Publication Date


Date of Final Oral Examination (Defense)


Type of Culminating Activity


Degree Title

Doctor of Philosophy in Computing


Computer Science

Major Advisor

Jerry Alan Fails, Ph.D.


Maria Soledad Pera, Ph.D.


Hoda Mehrpouyan, Ph.D.


A variety of authentication mechanisms are used for online applications to protect user’s data. Prior literature identifies that adults and children often utilize weak authentication practices and our own initial research corroborates that children often create weak usernames and passwords. One reason children adopt weak authentication practices is due to difficulties in remembering their usernames and passwords. Existing literature suggests that people are better at remembering graphical information than text and words. In this dissertation, my research goal is to improve the usability and security of children’s authentication mechanisms. My research includes designing, developing, and evaluating a new graphical user authentication mechanism for children where children choose a sequence of pictures as their password. In our studies, this mechanism, named KidsPic, allowed children (ages 6-11) to create and remember their passwords better than an alphanumeric password.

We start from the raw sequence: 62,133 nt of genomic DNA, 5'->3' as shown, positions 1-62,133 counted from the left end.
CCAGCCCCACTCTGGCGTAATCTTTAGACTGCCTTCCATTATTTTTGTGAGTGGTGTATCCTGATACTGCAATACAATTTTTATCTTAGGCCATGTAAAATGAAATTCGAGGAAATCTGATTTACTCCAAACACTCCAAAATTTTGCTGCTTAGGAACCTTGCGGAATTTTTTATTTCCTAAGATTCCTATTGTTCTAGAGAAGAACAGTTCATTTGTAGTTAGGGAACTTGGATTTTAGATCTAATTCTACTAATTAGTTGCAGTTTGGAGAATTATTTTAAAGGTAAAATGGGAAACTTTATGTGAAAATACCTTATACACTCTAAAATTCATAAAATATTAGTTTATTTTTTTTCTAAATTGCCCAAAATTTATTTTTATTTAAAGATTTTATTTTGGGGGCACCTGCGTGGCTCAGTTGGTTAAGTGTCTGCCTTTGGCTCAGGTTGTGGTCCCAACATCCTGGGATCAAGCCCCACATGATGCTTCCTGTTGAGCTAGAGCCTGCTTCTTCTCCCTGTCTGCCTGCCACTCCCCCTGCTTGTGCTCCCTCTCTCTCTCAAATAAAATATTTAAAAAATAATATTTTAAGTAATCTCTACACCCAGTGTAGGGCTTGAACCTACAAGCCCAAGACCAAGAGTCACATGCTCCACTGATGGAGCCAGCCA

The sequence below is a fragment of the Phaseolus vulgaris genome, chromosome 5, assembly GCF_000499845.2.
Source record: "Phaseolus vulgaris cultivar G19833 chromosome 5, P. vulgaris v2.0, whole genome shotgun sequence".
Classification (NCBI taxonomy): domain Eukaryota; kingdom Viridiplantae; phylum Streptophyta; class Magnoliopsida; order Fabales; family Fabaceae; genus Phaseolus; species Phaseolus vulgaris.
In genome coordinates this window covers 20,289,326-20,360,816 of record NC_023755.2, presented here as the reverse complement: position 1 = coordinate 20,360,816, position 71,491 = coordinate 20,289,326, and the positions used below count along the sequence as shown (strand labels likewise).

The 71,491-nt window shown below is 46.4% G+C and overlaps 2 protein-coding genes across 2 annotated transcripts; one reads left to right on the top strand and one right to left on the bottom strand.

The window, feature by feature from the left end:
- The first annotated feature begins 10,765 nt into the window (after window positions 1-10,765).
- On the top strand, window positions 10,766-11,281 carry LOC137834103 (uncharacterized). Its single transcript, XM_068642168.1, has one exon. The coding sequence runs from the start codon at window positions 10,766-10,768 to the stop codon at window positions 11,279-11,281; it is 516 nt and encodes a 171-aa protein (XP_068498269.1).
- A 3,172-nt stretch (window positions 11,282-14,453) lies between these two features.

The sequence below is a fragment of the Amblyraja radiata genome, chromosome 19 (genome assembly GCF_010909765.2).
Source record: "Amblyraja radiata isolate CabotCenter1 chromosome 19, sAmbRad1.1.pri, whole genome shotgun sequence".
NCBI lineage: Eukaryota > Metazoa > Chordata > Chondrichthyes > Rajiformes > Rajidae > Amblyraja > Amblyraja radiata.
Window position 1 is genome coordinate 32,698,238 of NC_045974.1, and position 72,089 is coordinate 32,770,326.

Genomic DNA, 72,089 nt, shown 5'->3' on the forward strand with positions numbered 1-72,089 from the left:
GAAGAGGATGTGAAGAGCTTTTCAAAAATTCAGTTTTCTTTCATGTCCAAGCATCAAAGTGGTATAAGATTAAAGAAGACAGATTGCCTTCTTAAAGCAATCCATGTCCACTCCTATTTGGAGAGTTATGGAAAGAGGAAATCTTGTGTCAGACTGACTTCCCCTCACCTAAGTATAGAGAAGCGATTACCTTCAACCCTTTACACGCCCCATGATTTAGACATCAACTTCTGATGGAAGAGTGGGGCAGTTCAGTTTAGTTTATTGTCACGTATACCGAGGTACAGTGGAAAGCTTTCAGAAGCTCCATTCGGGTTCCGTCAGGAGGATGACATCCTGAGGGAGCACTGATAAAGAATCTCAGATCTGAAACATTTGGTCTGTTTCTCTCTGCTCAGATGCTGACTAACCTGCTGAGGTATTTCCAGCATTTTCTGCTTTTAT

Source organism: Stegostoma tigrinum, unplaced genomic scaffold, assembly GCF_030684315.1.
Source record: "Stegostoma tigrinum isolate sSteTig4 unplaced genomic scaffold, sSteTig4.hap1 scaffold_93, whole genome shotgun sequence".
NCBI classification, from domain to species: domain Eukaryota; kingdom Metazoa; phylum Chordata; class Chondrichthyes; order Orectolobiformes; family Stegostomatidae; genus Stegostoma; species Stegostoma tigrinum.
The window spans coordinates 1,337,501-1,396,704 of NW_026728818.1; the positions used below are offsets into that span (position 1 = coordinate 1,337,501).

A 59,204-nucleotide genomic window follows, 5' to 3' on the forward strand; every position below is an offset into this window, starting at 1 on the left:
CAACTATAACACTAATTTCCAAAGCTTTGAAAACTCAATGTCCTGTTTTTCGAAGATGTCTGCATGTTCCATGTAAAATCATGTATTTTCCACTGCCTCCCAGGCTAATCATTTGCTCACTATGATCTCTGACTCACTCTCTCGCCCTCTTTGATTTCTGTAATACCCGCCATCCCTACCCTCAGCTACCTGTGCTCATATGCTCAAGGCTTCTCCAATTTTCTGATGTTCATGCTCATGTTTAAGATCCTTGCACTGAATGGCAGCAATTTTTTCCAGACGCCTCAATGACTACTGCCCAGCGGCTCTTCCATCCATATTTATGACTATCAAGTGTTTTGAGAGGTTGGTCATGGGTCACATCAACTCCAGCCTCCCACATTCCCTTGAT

Usability studies identified areas needing further investigation with regards to usability and security. With regards to usability: we investigated whether resolution influences picture selection, the influence of category order on memorability, if the number of objects in a picture influences its selection, and if picture features like dominant colors influences picture selection. With regards to security: we designed and implemented mechanisms to mitigate brute-force and shoulder surfing attacks. For guessing attacks, we conducted a usability study with child dyads. The results and analysis from these additional usability research objectives revealed no influence of picture resolution, order of picture categories, number of objects in each picture, and dominant colors on children choosing pictures for their password. The security research objectives resulted in design enhancements of KidsPic that mitigate bruteforce, shoulder surfing, and guessing attacks.